13. 13. Economic perspective •  Only the largest internet companies are able to afford large indexes. •  Microsoft is the only company besides Google to possess a comprehensive search engine index. •  Yahoo gave up on its own index several years ago •  It appears as though operating a dedicated index is attractive to practically no one — and there are hardly any candidates with the necessary financial resources in any case
  14. 14. The Solution •  Create the conditions that will make establishing alternative search engines possible •  We can expect that the possibilities it presents would benefit a number of different companies, individuals, and institutions. •  The result will be fair competition to develop the best concepts for using the data provided by the index.
  15. 15. Vision •  “An index of the web that can be accessed at fair conditions for everyone” –  “Everyone” means that anyone who is interested can access the index. –  “Fair conditions” does not mean that access to the index must be free of charge for everyone. A certain number of document requests per day should be available at no cost in order to promote non-profit projects. –  “Access” to the index can be defined as the ability to automatically query the index with ease. –  The concept “index of the web” is intended to cover as much of the web as possible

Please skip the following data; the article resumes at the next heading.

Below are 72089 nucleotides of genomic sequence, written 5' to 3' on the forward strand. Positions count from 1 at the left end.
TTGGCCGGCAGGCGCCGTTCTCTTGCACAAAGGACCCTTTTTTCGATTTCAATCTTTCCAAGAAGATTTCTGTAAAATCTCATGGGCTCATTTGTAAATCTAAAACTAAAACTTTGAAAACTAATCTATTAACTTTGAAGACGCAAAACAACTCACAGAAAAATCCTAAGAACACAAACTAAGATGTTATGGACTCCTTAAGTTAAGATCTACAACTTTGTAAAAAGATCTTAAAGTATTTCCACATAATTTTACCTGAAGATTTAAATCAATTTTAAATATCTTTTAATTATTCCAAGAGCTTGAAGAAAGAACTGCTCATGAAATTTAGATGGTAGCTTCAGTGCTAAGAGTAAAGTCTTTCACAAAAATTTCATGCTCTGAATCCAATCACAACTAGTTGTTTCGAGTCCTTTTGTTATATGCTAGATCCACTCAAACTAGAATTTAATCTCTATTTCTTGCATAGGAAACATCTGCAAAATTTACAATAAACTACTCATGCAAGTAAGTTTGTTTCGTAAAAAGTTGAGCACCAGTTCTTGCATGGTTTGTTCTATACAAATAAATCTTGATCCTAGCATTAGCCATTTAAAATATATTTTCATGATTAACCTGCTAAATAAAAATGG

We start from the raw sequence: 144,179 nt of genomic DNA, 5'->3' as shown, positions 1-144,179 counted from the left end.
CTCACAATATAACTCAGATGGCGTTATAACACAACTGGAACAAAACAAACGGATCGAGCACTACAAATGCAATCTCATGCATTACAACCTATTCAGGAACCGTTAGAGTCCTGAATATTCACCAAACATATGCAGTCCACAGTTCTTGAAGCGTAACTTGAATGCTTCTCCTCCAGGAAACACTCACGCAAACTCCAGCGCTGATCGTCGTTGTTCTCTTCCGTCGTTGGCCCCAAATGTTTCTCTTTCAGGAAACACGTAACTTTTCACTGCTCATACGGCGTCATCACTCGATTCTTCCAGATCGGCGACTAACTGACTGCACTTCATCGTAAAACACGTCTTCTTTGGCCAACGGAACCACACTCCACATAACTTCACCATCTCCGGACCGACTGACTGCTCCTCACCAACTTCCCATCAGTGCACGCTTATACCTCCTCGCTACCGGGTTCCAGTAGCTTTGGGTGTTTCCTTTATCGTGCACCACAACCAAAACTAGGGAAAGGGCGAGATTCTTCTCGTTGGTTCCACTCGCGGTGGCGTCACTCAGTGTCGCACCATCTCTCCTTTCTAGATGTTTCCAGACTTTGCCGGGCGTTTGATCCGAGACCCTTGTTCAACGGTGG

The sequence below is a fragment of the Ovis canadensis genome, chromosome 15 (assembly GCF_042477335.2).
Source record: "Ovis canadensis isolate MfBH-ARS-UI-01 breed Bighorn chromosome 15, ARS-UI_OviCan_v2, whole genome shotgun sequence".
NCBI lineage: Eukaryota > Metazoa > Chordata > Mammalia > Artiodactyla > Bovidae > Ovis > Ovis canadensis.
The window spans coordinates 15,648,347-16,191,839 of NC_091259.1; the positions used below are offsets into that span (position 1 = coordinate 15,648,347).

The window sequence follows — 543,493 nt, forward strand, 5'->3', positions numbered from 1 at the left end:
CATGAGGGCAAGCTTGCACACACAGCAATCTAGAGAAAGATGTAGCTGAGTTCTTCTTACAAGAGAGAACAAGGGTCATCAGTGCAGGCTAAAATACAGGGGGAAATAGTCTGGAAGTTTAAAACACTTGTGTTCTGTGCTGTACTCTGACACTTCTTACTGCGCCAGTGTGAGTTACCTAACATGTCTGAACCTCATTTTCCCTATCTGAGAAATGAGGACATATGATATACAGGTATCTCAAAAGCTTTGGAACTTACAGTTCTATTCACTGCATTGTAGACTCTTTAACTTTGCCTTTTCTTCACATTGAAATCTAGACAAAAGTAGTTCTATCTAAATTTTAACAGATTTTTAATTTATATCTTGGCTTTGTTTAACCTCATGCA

16. 16. Funding and operation •  Funding –  This type of project cannot be supported by any one country alone. The only feasible option is a pan-European initiative. •  Who would operate the index? –  Existing research institution or newly-founded institution –  The operator of the index should not obtain the exclusive right to determine the way in which the documents are used or made available (à Board of trustees)
  17. 17. Conclusion: Advantages of an independent index of the web •  Motivate companies, institutions, and developers pursuing personal projects to create their own search applications. •  The data available on the web is so boundless that it lends itself to countless applications in a broad range of fields. •  Enable applications we are not yet capable of even imagining. •  An open structure, transparency with respect to access, and the assurance of permanent availability thanks to state sponsorship would lay the groundwork for innovation.
  18. 18. Thank you Prof. Dr. Dirk Lewandowski Hochschule für Angewandte Wissenschaften Hamburg dirk.lewandowski@haw-hamburg,de Twitter: Dirk_Lew